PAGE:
Daniel Bethell at the World Championships earlier this year (credit Badminton Photo)

Bethell aims for SL3 glory in 2020

12/28/2019 9:11 AM |  BadmintonEurope.com |  Bobby Griffin (BEC)

Daniel Bethell took his second international title last month and is now deep into winter training, with a view to unsettle the world-leader throughout 2020

Arguably the only man capable of stopping India’s world number one SL3 men’s singles hero, Pramod Bhagat, is challenger Daniel Bethell, England.

Bhagat has been almost unstoppable since Paralympic Qualifying began in the Spring. With six international titles to his name including the World Championships, he leads the Race to Tokyo ranking list and is therefore favourite to take Gold at next year’s Paralympic Games.

Currently leading the rankings in both SL3 men’s singles, and SL3/4 men’s doubles, Bhagat has dropped singles titles this year just four times. Thailand and Denmark gold medals went to his teammate, greatly helping Manoj Sarkar’s ranking points.

Otherwise Bethell has been the only man to steal the Indian’s crown, with wins in Canada in May and the latest international event which doubled as the Paralympic Test Event, in Tokyo last month

The Games mean everything to me

We caught up with Bethell this month to get an insight into his disability, a permanent movement disorder that largely affects one side of the body. He told us how he overcomes this to perform on court.

- I have cerebral palsy and it means I have issues with movement, particularly sideways movement. So playing full-court singles would cause me real problems. The great thing about Para badminton is that it is so inclusive and so there is an event to suit everyone with a disability.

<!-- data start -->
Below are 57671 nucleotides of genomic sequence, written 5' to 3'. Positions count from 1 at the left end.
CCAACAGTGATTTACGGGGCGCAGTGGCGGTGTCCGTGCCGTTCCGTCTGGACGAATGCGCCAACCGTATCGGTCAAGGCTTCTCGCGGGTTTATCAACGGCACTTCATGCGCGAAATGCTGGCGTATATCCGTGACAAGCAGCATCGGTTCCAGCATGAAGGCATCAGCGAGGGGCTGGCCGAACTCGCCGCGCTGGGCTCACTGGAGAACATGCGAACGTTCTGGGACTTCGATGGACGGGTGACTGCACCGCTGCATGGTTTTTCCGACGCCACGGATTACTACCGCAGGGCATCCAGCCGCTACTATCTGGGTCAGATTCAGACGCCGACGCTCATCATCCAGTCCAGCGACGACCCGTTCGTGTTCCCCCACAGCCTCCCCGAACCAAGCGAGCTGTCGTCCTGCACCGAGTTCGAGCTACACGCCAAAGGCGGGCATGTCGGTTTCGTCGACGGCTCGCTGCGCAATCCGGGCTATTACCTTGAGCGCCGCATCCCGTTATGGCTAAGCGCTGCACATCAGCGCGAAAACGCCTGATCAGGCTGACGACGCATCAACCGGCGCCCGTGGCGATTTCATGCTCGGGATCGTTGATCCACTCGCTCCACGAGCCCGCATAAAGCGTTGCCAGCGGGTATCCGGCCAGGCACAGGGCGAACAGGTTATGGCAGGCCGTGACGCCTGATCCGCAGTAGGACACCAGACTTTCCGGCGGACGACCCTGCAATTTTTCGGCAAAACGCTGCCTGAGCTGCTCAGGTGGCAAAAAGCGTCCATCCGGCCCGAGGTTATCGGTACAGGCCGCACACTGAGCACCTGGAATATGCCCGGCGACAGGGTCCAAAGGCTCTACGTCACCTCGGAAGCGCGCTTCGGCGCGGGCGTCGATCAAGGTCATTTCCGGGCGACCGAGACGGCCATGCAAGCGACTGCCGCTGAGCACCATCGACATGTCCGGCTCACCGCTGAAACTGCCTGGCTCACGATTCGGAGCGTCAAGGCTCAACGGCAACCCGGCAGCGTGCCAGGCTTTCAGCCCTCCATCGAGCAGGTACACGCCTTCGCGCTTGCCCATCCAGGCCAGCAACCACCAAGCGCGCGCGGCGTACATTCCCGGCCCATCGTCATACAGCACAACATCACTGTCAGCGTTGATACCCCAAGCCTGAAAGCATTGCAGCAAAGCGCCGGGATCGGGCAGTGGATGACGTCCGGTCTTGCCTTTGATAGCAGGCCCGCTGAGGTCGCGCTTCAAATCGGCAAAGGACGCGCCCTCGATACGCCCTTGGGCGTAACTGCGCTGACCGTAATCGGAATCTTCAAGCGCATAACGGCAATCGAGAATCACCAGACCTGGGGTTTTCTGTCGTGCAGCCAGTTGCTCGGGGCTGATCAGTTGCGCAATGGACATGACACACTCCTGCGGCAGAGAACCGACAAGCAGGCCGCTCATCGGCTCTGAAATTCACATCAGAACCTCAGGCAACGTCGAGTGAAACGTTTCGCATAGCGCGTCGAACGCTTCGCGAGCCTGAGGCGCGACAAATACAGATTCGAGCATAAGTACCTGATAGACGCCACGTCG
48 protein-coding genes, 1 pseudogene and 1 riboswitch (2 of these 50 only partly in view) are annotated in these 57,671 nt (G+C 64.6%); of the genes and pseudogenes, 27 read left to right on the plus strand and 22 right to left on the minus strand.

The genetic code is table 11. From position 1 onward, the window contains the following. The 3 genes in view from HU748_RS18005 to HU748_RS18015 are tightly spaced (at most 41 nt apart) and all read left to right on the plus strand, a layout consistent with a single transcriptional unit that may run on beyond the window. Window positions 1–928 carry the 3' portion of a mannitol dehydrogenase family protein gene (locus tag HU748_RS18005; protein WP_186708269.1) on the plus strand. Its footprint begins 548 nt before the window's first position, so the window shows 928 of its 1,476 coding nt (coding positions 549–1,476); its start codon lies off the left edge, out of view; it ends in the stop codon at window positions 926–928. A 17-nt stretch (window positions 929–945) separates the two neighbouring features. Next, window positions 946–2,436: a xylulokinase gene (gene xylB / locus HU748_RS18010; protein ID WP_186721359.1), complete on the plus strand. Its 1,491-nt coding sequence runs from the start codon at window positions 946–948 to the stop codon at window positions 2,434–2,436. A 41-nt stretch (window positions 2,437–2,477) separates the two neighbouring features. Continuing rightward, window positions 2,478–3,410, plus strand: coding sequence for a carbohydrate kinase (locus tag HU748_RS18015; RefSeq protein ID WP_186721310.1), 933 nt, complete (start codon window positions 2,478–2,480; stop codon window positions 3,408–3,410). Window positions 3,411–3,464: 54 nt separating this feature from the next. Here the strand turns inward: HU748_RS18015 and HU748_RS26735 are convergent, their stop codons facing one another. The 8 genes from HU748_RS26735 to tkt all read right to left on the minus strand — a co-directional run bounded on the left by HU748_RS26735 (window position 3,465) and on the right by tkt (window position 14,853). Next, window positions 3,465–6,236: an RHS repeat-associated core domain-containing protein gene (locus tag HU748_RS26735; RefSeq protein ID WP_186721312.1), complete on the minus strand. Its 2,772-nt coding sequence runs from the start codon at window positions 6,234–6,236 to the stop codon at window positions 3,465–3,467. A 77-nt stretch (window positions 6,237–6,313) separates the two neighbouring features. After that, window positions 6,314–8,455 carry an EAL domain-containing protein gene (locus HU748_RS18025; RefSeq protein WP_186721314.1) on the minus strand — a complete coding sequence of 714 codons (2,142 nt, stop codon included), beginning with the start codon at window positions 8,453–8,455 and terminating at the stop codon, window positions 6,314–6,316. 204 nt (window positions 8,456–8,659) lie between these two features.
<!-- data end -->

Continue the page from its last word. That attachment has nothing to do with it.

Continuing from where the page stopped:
- Half-court singles requires a lot of physical and mental strength. Games are often longer than other forms of the game, and so fitness and endurance is important. With my disability I use more energy than an able-bodied person would and so keeping my conditioning to a high level is a focus. Strength training and physiotherapy has been crucial over the past couple years, he added.

We asked Bethell how he feels about where the sport is now compared to when he started playing, and what it means to have a chance to perform in Tokyo next summer. He had this to say.

- The sport has grown so much in those 10 years, and just to see it reach this level is incredible. I have put a lot of hard work into this journey and even more importantly a lot of people have put a lot of hard work into me. And whilst I want to do this for myself, I feel as though I owe it to a lot of people too.

- The Paralympic Games means everything to me, it is what I’ve been striving for since I started playing badminton in 2010. I first watched the Paralympics in 2008, Beijing, and thought how amazing it would be to be there, but I never thought I would ever be in a position to get there. To realise that dream would be amazing!

Look out for more Para badminton reviews of the different sport classes this week across our platforms 

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